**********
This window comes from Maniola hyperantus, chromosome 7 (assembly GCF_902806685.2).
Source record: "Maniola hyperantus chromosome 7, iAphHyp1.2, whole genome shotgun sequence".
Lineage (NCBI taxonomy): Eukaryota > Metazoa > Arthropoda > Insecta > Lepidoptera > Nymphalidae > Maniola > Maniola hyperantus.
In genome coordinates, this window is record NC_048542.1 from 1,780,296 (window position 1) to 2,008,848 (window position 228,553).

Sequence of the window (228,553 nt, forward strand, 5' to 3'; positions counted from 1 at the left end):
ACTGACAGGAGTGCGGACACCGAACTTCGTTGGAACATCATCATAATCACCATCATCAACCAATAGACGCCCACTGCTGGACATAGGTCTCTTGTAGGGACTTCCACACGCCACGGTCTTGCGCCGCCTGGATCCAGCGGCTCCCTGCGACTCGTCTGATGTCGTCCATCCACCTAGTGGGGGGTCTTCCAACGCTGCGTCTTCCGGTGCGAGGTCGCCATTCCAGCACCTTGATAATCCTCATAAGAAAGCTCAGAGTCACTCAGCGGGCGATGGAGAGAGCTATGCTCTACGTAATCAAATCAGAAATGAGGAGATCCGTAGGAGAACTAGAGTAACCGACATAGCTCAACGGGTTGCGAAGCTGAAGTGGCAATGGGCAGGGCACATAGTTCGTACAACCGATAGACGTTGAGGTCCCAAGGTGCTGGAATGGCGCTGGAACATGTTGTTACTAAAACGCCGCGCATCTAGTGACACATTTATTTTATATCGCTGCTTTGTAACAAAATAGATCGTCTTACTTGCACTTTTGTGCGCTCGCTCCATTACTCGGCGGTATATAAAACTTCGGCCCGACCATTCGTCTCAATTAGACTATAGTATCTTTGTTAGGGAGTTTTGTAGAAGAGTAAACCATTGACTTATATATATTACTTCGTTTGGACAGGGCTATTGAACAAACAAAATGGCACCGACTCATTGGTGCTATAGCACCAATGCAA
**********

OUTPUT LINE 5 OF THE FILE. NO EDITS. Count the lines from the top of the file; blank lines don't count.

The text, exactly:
Sequence of the window (228,553 nt, forward strand, 5' to 3'; positions counted from 1 at the left end):